(Image source: BBC People's History of Pop.)
Paul South, a former member of the largely forgotten but pioneering out gay rock band, Handbag form London, plays a gig at Manchester's Gay Centre, which at this point was on Bloom Street.
Songwriter & broadcaster Tom Robinson said of Handbag in 1977:
'What makes me mad is that music papers are always reviewing relatively obscure bands from America like Television or the Tubes, but they ignore bands in England like Handbag - who make the Tubes look like Andy Pandy. They've been banned everywhere they've been on. People can't see them.'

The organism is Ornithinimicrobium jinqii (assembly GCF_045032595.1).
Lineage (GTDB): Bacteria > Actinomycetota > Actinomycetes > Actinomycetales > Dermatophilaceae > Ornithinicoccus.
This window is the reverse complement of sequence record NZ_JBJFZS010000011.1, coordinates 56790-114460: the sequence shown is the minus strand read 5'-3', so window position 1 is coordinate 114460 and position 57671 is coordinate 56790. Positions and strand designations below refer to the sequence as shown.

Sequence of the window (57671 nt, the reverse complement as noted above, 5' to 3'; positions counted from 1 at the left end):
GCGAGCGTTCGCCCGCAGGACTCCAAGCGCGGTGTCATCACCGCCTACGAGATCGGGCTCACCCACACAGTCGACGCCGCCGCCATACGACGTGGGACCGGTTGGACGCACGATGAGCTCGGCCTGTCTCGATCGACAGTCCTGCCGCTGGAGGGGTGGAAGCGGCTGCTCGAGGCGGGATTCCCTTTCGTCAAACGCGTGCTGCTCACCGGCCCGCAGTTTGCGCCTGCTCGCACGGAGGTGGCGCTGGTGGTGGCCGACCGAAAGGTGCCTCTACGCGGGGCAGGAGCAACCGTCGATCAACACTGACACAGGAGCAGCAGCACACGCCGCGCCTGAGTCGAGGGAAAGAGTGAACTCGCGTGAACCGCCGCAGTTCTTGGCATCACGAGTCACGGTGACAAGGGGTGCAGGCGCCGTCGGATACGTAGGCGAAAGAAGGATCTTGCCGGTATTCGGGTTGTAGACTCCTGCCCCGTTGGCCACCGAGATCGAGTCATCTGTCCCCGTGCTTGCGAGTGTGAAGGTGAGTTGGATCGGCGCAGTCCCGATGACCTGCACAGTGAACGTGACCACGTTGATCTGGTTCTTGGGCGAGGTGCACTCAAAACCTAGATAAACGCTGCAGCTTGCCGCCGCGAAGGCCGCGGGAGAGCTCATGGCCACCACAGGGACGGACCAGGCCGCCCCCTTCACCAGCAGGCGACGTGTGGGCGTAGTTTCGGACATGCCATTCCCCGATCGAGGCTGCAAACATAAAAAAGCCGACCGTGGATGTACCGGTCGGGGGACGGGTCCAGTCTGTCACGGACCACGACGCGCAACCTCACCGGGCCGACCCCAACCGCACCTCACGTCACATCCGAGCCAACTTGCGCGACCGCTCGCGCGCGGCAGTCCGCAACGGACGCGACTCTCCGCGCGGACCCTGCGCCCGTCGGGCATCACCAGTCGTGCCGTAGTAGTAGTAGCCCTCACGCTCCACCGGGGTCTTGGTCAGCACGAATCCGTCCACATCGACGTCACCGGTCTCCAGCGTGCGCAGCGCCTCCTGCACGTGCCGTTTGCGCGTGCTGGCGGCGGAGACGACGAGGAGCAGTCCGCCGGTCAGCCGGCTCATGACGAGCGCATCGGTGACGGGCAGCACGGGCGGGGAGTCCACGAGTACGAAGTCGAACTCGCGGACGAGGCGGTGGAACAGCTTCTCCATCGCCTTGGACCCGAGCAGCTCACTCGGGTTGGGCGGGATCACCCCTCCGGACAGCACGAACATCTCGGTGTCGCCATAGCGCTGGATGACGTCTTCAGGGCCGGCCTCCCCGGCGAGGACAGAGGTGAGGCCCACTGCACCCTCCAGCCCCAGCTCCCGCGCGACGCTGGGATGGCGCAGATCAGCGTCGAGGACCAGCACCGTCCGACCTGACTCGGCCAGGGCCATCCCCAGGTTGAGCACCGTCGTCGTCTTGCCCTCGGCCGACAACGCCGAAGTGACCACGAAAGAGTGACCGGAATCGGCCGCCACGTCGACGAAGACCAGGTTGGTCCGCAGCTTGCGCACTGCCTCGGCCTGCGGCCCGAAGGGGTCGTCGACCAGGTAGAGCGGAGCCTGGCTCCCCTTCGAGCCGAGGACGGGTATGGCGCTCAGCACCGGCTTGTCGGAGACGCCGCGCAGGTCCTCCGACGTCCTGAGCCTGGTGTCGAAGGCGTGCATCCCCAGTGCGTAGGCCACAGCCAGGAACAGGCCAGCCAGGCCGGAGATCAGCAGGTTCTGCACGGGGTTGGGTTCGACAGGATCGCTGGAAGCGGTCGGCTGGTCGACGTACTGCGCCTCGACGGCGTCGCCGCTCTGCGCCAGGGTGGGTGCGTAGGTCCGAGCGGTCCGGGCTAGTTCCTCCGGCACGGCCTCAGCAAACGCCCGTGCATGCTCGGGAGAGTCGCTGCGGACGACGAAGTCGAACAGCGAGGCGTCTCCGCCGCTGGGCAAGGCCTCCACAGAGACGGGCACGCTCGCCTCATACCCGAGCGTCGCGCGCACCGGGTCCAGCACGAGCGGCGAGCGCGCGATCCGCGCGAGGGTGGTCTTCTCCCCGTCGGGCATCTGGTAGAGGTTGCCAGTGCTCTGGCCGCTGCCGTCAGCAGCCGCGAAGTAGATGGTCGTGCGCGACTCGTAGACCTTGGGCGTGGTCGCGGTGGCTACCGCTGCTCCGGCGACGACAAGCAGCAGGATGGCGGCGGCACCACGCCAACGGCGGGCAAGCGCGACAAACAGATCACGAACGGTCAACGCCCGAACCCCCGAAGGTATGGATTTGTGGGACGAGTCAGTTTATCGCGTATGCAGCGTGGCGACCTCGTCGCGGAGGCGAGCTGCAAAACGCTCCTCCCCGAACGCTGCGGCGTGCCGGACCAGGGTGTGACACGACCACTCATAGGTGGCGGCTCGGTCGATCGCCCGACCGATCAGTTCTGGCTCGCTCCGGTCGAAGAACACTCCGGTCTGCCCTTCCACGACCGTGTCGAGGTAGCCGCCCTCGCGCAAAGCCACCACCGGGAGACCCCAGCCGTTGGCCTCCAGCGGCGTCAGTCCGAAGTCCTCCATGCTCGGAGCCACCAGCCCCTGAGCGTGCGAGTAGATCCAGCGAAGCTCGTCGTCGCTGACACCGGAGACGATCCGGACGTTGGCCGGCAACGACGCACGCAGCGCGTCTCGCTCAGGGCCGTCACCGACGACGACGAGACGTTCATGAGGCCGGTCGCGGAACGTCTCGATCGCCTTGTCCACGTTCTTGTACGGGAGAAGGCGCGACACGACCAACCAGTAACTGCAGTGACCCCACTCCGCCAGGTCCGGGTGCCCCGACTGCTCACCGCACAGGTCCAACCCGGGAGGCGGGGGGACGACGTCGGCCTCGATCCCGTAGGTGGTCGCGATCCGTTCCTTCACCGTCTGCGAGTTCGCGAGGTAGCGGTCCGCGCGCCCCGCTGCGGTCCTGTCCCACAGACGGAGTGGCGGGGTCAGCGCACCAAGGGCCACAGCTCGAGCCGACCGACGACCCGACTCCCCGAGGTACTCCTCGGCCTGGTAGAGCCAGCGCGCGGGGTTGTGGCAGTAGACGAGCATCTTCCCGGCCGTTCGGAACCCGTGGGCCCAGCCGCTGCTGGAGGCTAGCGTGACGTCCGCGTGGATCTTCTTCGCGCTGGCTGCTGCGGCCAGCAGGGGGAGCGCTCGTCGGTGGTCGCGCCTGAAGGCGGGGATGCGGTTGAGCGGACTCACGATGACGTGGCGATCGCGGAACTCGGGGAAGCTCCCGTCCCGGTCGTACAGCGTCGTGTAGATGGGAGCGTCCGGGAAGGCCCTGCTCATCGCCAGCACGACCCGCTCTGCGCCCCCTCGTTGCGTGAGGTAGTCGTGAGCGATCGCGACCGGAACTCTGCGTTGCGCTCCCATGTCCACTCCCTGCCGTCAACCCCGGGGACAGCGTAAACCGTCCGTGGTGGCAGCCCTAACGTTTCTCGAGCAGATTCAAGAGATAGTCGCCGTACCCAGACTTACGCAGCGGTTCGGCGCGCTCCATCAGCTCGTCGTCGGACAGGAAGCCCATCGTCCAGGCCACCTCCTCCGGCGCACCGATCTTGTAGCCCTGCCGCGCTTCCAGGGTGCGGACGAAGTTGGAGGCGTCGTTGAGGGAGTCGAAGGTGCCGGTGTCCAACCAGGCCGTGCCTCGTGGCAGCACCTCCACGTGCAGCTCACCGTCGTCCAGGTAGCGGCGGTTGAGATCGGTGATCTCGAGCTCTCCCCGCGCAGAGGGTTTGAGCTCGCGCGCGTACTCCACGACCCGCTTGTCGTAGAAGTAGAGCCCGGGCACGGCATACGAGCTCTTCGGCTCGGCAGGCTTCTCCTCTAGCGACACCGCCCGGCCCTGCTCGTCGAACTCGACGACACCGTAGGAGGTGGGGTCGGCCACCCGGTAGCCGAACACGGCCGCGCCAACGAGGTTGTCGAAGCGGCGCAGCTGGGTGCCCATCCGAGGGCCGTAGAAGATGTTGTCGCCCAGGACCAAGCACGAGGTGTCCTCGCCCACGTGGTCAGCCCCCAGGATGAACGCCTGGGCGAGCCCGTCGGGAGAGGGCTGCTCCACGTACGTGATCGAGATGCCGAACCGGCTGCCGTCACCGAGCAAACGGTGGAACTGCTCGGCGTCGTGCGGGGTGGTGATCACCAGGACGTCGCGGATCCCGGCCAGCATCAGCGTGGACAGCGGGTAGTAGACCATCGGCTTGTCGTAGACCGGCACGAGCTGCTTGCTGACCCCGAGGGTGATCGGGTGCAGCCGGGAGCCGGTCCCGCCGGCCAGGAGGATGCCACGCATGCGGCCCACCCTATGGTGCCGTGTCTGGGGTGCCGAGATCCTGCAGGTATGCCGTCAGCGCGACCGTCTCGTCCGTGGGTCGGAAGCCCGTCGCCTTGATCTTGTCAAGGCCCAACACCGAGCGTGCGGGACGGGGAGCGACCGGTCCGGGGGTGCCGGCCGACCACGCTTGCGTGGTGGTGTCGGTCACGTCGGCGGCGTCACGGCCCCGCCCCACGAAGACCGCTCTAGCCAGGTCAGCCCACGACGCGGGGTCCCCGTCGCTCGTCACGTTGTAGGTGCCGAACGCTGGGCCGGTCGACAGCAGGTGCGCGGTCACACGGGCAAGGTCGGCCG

Emily Crompton - an expert on the inspiring history of the Gay Centre (now known as the LGBT Centre) in Manchester writes:
"Manchester's Gay Centre was housed in 61A Bloom Street from 1981 – 1988 and it accommodated a huge host of services including several phone lines including Lesbian Link, Manchester Gay Switchboard, and Friend as well as having meeting rooms. It
ran a youth club and launched a light night café called SNAX to bring in much needed revenue. Mancunian Gay, a magazine, (later Gay Life) was also launched in this basement, as was Lesbian Express (but that only lasted for 3 issues!)."
Eventually, in 1988, funds were raised for a purpose-built LGBT Centre in Manchester on Sidney Street (the first of its kind in Europe) and it remains there to this day.